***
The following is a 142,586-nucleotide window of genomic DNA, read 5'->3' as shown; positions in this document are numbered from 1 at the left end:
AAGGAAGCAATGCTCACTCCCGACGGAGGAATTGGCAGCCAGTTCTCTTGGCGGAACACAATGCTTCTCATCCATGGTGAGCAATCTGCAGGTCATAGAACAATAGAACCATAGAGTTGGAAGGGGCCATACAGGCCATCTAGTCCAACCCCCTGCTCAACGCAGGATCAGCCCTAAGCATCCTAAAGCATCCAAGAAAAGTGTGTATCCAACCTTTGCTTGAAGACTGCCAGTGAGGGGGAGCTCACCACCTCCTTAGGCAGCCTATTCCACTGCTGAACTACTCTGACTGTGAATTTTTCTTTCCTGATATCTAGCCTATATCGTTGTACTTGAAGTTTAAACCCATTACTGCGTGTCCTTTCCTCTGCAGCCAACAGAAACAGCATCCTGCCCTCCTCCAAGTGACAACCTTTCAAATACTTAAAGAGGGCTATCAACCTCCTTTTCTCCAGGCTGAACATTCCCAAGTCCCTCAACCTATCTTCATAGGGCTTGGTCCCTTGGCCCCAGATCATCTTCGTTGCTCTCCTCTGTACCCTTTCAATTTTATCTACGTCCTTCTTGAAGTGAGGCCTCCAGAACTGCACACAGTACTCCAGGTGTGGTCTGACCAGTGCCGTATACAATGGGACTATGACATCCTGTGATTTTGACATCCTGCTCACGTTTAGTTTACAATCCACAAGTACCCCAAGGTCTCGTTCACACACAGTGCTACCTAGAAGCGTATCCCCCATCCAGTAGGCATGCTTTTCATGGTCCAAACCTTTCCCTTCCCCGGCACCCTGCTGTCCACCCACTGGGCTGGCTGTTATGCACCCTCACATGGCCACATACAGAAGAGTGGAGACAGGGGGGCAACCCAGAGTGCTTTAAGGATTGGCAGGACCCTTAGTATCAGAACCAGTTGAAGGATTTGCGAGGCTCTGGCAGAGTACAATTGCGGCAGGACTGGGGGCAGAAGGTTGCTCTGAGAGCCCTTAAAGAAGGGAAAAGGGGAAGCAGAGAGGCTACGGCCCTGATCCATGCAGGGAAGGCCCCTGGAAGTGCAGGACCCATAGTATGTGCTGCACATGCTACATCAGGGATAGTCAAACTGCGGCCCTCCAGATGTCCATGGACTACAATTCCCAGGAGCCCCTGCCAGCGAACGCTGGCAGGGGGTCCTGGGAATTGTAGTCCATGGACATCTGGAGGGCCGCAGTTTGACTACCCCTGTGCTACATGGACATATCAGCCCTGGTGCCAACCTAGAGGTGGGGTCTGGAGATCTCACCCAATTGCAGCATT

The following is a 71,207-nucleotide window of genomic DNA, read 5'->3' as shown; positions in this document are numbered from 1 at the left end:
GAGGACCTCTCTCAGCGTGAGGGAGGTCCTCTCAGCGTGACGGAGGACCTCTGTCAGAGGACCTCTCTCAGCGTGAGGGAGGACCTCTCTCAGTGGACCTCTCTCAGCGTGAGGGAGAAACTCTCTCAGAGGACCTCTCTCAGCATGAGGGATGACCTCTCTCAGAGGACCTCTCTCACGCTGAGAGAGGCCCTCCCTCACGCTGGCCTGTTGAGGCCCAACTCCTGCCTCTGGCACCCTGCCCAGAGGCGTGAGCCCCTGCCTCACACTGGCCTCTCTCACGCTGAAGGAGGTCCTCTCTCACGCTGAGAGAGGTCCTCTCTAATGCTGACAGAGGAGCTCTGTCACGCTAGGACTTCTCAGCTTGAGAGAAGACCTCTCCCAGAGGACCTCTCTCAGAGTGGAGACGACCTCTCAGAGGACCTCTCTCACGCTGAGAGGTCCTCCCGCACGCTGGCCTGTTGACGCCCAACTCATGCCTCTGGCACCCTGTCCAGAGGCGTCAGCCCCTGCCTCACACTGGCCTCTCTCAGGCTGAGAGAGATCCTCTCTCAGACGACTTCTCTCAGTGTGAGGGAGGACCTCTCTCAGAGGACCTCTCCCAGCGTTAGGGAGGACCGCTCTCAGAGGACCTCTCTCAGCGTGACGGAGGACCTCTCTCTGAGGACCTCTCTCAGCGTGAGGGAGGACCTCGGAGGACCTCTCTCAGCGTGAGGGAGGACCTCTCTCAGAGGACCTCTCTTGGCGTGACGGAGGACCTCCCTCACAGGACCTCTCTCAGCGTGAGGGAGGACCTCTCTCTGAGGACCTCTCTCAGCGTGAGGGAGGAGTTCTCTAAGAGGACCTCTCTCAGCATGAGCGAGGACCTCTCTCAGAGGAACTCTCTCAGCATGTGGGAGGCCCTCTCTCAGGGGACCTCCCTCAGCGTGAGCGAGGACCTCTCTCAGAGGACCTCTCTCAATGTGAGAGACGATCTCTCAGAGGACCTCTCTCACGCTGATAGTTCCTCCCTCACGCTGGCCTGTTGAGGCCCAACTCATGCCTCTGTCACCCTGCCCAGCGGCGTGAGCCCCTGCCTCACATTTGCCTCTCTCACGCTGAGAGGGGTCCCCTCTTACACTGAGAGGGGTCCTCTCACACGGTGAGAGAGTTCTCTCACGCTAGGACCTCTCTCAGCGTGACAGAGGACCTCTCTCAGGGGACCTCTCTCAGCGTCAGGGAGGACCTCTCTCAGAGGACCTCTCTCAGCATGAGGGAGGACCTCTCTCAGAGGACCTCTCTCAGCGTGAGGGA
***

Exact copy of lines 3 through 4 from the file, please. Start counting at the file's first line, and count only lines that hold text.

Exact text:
The following is a 71,207-nucleotide window of genomic DNA, read 5'->3' as shown; positions in this document are numbered from 1 at the left end:
GAGGACCTCTCTCAGCGTGAGGGAGGTCCTCTCAGCGTGACGGAGGACCTCTGTCAGAGGACCTCTCTCAGCGTGAGGGAGGACCTCTCTCAGTGGACCTCTCTCAGCGTGAGGGAGAAACTCTCTCAGAGGACCTCTCTCAGCATGAGGGATGACCTCTCTCAGAGGACCTCTCTCACGCTGAGAGAGGCCCTCCCTCACGCTGGCCTGTTGAGGCCCAACTCCTGCCTCTGGCACCCTGCCCAGAGGCGTGAGCCCCTGCCTCACACTGGCCTCTCTCACGCTGAAGGAGGTCCTCTCTCACGCTGAGAGAGGTCCTCTCTAATGCTGACAGAGGAGCTCTGTCACGCTAGGACTTCTCAGCTTGAGAGAAGACCTCTCCCAGAGGACCTCTCTCAGAGTGGAGACGACCTCTCAGAGGACCTCTCTCACGCTGAGAGGTCCTCCCGCACGCTGGCCTGTTGACGCCCAACTCATGCCTCTGGCACCCTGTCCAGAGGCGTCAGCCCCTGCCTCACACTGGCCTCTCTCAGGCTGAGAGAGATCCTCTCTCAGACGACTTCTCTCAGTGTGAGGGAGGACCTCTCTCAGAGGACCTCTCCCAGCGTTAGGGAGGACCGCTCTCAGAGGACCTCTCTCAGCGTGACGGAGGACCTCTCTCTGAGGACCTCTCTCAGCGTGAGGGAGGACCTCGGAGGACCTCTCTCAGCGTGAGGGAGGACCTCTCTCAGAGGACCTCTCTTGGCGTGACGGAGGACCTCCCTCACAGGACCTCTCTCAGCGTGAGGGAGGACCTCTCTCTGAGGACCTCTCTCAGCGTGAGGGAGGAGTTCTCTAAGAGGACCTCTCTCAGCATGAGCGAGGACCTCTCTCAGAGGAACTCTCTCAGCATGTGGGAGGCCCTCTCTCAGGGGACCTCCCTCAGCGTGAGCGAGGACCTCTCTCAGAGGACCTCTCTCAATGTGAGAGACGATCTCTCAGAGGACCTCTCTCACGCTGATAGTTCCTCCCTCACGCTGGCCTGTTGAGGCCCAACTCATGCCTCTGTCACCCTGCCCAGCGGCGTGAGCCCCTGCCTCACATTTGCCTCTCTCACGCTGAGAGGGGTCCCCTCTTACACTGAGAGGGGTCCTCTCACACGGTGAGAGAGTTCTCTCACGCTAGGACCTCTCTCAGCGTGACAGAGGACCTCTCTCAGGGGACCTCTCTCAGCGTCAGGGAGGACCTCTCTCAGAGGACCTCTCTCAGCATGAGGGAGGACCTCTCTCAGAGGACCTCTCTCAGCGTGAGGGA